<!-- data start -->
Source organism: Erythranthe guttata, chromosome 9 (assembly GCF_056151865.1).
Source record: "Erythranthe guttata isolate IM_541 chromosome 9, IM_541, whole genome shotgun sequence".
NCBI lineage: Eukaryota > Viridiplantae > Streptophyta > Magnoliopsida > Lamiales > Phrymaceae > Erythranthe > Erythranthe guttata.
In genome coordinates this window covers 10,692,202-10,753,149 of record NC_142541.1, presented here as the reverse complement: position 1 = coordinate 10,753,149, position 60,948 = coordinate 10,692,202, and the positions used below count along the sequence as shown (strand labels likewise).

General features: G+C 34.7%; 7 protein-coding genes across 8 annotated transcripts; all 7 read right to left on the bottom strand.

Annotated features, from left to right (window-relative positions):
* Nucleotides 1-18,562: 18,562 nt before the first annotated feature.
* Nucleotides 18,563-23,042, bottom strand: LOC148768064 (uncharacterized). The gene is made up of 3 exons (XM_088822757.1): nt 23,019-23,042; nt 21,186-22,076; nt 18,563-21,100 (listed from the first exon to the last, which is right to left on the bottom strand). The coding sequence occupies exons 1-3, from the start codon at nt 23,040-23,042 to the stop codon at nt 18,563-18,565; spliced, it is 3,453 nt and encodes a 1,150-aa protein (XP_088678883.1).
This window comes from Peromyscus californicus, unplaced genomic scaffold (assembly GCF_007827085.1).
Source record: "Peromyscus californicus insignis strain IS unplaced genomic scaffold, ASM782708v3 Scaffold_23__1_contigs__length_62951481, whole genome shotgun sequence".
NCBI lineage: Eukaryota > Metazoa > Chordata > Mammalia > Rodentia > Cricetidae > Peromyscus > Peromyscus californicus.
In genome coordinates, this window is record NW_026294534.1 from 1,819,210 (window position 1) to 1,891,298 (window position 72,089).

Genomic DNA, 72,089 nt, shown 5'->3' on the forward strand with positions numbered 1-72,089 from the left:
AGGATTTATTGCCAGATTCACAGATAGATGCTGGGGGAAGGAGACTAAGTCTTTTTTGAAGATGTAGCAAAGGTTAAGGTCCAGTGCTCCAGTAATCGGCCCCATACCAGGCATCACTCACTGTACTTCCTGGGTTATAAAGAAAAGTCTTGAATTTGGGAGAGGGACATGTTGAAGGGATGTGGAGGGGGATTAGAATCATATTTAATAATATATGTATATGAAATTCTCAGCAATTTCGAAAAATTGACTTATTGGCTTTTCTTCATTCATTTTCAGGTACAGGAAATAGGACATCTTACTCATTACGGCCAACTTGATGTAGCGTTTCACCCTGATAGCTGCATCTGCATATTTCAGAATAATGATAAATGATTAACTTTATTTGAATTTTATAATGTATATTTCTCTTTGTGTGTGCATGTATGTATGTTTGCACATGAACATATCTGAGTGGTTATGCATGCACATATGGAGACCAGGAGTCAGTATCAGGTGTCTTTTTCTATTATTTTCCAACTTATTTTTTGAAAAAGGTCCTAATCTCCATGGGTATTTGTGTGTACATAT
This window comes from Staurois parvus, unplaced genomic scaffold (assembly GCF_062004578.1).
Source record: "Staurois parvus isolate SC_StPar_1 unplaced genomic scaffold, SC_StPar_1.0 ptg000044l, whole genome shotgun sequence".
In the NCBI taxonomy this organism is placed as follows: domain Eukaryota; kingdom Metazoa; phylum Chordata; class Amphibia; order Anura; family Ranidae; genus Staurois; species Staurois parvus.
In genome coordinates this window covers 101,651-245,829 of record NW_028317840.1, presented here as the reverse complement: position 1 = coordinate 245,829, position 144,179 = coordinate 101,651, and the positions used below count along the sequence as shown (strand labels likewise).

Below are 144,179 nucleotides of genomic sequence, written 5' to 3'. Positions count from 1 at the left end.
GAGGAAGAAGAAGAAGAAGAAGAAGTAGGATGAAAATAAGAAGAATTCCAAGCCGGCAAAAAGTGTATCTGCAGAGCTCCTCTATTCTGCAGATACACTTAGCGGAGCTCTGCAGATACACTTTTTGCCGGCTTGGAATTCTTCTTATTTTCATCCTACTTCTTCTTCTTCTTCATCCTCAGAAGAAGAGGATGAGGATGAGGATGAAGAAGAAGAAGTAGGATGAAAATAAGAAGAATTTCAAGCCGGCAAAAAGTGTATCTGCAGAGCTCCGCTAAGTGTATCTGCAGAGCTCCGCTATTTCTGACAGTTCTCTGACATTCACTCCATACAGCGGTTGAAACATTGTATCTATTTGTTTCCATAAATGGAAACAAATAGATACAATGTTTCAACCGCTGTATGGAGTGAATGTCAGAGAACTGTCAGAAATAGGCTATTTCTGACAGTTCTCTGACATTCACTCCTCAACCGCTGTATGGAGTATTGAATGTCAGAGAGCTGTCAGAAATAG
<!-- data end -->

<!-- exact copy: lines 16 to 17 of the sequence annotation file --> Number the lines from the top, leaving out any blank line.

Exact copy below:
Source record: "Staurois parvus isolate SC_StPar_1 unplaced genomic scaffold, SC_StPar_1.0 ptg000044l, whole genome shotgun sequence".
In the NCBI taxonomy this organism is placed as follows: domain Eukaryota; kingdom Metazoa; phylum Chordata; class Amphibia; order Anura; family Ranidae; genus Staurois; species Staurois parvus.